Most of the trucks he had seen were pickup trucks, often times small ones, but they typically were overloaded, carrying a load that would have required a much larger truck back in Gotham. In Gotham, loads would be enclosed in the back of a delivery truck; here, it was not uncommon to see a pickup truck carrying two head of cattle in the back, or cages full of chickens stacked up eight feet above the bed of the pickup. Going to and from the markets especially, he was used to seeing pickup trucks loaded with sacks of produce stacked ten or even twelve feet above the truck bed. And then, this dirt road they had to drive down was so uneven, you would expect the top-heavy trucks to just tip over, but somehow they seldom had a problem. When they did have a problem, however, the only road between two villages could be blocked for hours.
Arriving at the truck, Wayne saw that the driver was alone, and was not having an easy time reloading the truck. He was carrying big bags of charcoal, hence the black dust in the air, and they were heavy. Approaching, Wayne took off his hat and bowed to the man. Wayne set his hat and his coat, which he had been carrying most of the day, down in the tall grass on the side of the road, and, much to the driver's delight, began to help the driver recover his bags of charcoal and load them back up on the truck.
Neither spoke the other's language, but it didn't take long for them to develop a system. The driver went up on the back of the truck, and stood on the load; Wayne lifted the bags of charcoal up and passed them to the driver, who accomodated them on top. The work was hard, the bags were heavy, and the sun was hot, but the work went fast. Soon the pile of bags of charcoal was up so high that Wayne had to toss the heavy bags up to the top of the pile. As they were finishing the work, Wayne was having to toss the heavy bags up several feet. Oh well, he thought, he had wanted a good workout.
As they finished tying the load down, Wayne was thinking about how hot, tired and thirsty he was, and he was thinking about all the time he had lost, and how he had been running a little late already. The driver was going in the other direction, too, and was likely quite late now himself, as well.
The driver came down from the top of the load and opened the door to the truck. He took out two plastic containers of water, handed one to Wayne, and began to drink the other. Wayne wondered about the purity of the water, but at this point was beyond caring, and drank it down quickly.
Handing the container back to the driver, Wayne caught a glimpse of himself in the big mirror on the vehicle's door: of course, Wayne thought, the bags were full of charcoal and there was a great deal of dust in the air. Wayne was coated with charcoal dust; his head, face, hands and arms were all blackish, as was his formerly brown shirt. The driver had been up above most of the charcoal dust, so he didn't look anywhere near as bad, though he was dirty, too.
Picking up his hat and putting it on, he began to take his leave of the driver. The driver motioned for Wayne to ride with, but Wayne indicated he was going in the other direction, so they parted, and Wayne began walking down the road again as the truck pulled away. Wayne looked at the sun: it was mid-afternoon now.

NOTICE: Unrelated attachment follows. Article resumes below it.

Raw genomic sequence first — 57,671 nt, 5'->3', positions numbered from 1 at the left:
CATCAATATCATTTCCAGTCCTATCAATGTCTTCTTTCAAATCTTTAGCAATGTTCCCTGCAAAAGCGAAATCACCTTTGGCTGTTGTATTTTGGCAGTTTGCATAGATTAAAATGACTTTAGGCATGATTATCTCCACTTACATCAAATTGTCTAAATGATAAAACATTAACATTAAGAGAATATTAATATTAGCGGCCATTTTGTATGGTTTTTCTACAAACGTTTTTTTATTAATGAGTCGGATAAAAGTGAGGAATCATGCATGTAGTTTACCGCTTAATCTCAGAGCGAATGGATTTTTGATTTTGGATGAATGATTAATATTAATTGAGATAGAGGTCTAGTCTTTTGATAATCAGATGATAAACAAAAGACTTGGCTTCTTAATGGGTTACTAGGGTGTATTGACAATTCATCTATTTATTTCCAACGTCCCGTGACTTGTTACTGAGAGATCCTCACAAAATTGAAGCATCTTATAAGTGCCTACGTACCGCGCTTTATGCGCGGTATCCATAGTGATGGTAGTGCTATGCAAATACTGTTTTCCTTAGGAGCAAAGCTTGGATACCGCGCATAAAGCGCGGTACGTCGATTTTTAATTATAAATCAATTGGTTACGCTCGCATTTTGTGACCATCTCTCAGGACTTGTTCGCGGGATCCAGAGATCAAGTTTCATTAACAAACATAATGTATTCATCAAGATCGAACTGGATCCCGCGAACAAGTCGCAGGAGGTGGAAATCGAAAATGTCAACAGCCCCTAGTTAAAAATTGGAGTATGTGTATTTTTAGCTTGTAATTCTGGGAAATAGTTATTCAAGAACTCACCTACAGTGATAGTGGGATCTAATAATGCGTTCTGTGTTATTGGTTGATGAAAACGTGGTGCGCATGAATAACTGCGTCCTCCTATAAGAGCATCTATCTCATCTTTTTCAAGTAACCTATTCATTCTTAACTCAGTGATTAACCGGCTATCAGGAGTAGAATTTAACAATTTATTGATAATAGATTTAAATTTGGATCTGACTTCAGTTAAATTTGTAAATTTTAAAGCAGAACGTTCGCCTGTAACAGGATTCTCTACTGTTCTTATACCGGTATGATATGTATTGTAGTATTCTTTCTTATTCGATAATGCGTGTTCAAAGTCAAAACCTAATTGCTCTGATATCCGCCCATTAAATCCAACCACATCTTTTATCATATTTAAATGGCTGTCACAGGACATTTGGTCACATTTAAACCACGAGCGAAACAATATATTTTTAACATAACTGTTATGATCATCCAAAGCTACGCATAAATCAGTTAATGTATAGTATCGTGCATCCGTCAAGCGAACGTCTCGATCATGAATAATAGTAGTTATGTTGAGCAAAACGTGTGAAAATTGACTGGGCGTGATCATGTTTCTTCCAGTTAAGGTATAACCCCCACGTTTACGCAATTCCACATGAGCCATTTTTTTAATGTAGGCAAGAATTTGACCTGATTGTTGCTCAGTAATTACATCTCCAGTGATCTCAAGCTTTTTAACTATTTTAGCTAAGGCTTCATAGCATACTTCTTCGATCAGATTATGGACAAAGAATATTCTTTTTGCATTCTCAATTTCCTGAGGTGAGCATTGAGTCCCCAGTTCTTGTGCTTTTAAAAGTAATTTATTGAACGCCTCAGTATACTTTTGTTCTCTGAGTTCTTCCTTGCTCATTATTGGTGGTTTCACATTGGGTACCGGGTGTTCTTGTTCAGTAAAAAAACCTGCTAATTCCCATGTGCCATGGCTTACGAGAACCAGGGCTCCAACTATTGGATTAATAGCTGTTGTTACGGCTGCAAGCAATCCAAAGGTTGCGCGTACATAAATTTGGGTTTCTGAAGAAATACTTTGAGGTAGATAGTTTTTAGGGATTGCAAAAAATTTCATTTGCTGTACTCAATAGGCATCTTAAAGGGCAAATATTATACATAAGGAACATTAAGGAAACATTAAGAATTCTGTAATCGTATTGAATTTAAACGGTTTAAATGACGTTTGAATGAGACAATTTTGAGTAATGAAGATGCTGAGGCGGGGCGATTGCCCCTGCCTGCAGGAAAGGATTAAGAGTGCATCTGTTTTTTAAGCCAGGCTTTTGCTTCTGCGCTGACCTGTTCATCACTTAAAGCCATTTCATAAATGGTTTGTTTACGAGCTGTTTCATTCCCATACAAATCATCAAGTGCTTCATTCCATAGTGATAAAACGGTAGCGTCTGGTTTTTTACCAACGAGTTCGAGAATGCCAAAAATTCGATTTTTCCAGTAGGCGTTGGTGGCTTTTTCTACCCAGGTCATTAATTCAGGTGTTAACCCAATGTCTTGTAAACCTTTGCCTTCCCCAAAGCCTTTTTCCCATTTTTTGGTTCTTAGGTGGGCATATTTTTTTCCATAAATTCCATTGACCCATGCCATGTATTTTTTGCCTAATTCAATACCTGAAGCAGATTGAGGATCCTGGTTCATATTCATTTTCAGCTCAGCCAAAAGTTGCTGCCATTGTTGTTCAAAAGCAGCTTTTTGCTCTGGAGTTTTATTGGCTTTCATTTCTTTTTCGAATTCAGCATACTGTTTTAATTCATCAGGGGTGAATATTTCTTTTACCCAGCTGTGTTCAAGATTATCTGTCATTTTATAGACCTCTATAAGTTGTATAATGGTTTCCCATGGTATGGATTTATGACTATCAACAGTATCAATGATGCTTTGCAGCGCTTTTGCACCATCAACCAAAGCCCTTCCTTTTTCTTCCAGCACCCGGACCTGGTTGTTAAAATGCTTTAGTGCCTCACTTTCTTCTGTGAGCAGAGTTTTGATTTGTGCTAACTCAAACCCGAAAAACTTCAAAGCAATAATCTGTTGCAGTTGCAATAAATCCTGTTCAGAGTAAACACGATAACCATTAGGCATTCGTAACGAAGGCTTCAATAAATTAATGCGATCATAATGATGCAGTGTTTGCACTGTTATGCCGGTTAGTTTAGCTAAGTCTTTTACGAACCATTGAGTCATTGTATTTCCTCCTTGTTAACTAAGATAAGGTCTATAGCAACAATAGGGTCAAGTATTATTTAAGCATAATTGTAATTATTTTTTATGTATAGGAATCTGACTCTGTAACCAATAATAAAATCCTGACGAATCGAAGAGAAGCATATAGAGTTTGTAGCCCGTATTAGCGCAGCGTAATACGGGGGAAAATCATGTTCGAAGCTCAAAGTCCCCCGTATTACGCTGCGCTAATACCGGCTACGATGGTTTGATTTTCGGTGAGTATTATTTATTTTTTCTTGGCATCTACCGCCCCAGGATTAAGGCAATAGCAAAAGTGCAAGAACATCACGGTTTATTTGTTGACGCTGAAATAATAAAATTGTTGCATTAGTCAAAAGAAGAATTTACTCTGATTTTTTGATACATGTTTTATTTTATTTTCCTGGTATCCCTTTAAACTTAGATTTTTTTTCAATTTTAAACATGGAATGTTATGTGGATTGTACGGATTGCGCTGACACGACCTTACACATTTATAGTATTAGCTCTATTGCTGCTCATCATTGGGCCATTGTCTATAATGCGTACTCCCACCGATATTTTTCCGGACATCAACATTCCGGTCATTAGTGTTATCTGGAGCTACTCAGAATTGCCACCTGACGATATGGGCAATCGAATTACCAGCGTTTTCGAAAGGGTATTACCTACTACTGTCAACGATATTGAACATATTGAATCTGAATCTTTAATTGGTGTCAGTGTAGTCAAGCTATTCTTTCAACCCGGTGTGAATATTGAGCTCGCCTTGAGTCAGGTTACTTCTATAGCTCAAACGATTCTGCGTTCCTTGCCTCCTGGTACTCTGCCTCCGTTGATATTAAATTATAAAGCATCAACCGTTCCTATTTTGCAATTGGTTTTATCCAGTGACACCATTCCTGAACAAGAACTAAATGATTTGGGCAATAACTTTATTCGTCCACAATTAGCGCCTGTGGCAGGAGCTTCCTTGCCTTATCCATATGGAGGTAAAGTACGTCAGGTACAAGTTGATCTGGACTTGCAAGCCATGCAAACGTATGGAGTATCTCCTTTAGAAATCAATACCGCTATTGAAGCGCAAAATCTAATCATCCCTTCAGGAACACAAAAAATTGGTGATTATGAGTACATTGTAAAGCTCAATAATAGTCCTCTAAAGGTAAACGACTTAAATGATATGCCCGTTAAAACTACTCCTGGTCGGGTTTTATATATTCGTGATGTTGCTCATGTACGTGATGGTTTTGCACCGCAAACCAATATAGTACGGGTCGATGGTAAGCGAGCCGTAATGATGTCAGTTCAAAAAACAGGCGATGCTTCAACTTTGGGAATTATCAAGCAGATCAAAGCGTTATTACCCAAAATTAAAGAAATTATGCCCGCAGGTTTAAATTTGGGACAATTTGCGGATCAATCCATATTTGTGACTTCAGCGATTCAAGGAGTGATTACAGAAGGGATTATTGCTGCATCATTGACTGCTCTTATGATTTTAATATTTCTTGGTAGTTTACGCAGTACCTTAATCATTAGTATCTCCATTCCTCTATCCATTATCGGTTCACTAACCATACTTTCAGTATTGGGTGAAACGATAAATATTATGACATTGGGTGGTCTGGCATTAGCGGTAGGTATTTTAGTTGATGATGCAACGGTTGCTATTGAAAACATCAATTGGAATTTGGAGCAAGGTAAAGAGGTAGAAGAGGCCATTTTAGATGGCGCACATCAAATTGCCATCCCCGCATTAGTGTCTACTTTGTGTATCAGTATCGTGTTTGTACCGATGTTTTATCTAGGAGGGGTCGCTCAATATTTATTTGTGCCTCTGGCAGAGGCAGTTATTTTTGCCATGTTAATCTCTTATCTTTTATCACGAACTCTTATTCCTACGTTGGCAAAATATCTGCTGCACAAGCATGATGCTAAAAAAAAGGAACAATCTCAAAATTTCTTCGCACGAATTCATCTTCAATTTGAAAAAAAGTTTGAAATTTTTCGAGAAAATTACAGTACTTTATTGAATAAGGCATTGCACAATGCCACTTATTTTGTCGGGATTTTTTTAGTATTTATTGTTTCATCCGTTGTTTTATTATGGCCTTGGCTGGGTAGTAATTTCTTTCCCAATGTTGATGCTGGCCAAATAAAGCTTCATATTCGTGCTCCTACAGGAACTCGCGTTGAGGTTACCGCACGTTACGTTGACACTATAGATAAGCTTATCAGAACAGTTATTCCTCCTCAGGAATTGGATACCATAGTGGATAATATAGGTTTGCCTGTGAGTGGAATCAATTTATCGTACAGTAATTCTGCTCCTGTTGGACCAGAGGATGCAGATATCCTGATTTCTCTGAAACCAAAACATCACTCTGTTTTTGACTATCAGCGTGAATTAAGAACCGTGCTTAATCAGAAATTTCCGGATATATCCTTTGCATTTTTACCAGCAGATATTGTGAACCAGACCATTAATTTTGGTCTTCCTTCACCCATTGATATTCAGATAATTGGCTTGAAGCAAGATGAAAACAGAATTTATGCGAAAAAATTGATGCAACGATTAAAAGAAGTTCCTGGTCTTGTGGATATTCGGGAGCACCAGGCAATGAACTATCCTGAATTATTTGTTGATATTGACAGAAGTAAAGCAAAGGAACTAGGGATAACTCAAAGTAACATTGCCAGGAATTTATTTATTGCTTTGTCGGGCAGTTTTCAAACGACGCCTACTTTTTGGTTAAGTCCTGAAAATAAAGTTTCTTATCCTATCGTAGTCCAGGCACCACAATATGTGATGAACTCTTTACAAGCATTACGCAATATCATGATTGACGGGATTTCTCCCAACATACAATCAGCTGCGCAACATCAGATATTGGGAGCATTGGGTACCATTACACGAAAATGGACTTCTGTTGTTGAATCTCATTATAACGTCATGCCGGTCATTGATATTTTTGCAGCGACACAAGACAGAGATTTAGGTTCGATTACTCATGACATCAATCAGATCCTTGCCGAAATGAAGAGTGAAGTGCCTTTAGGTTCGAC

Wayne began to approach the area where that network of overgrown trails cut through the forest. That could save him quite a bit of time, he thought, and trails through the forest would get him out of the sun.
Having taken their order, the waiter was walking back toward the kitchen.
"So how does all that tie in to today?" Wayne prompted his companion to get her speaking again.
"How does all what tie in?"
"The corruption, the drug trafficking, the profiteering during the law enforcement operations."
"Oh, really, Bruce. After that marvelous speech about not wanting to kill people, and you can't see the parallels?" She smiled, trying to soften her demeanor some -- the wine was having an effect on her empty stomach. "How this 'War on Crime' will last a long time.... How at first, everyone was after Aladdin, but he eluded them, and now, suddenly, catching him is not so critical.... The objectives keep changing, the mission keeps changing, the only thing that remains the same is the business they are involved in."
She paused, looking at the TV, then looking back at Wayne. "Everyone knows where Aladdin is. Oh, not his exact location, but everyone knows what neighborhoods he hangs out in, and those are not the neighborhoods that the police are focusing their efforts in. They are off battling his foot soldiers, the ordinary thugs on the streets. It's the flow of drugs, weapons, and logistics they need to be after. It's the mastermind, his key people, and especially his money that they need to get. But, there just isn't the political willpower to go into those places and do that job. And no wonder! Ever since the 'War on Crime' started, business has been good. It's better than good; it's grrrreat!" Dr. Villanova got just a little loud, imitating a cartoon figure that advertised on Saturday morning television. Immediately, she blushed, then smiled at Wayne again.
Just then, the waiter arrived and served them some appetizers. As he left, she continued.
"You know, the people who were running the show back then are all retired or dead now. But, the junior people in the organizations -- whether in the criminal gangs or in the police forces -- are now older, more experienced, and more senior. They're running this 'War on Crime', on both sides. The same is true in the business world; lower-level operators and mid-level managers then are executives and senior-level managers now. And," she added with a whisper, "some of the key leaders in the municipal governments in and around Gotham today were junior staff members back then!"
She began to speak in a normal voice again, as she continued. "Look around you, Bruce. They're not winning this 'War on Crime', and they're not going to win it! The mayor and vice mayor have both said so, their senior staff tell us this every day -- it won't end anytime soon. And no wonder! While they are racking up arrest records bringing in common street thugs, no one is going after the real brains, the real decisionmakers, the real masterminds of the Mujahideen -- no one is going after Aladdin! Key players in the arena, key politicians and key businessmen, don't want the 'War on Crime' to be won, they just want it to be fought. It's a vote-getter and a money-maker."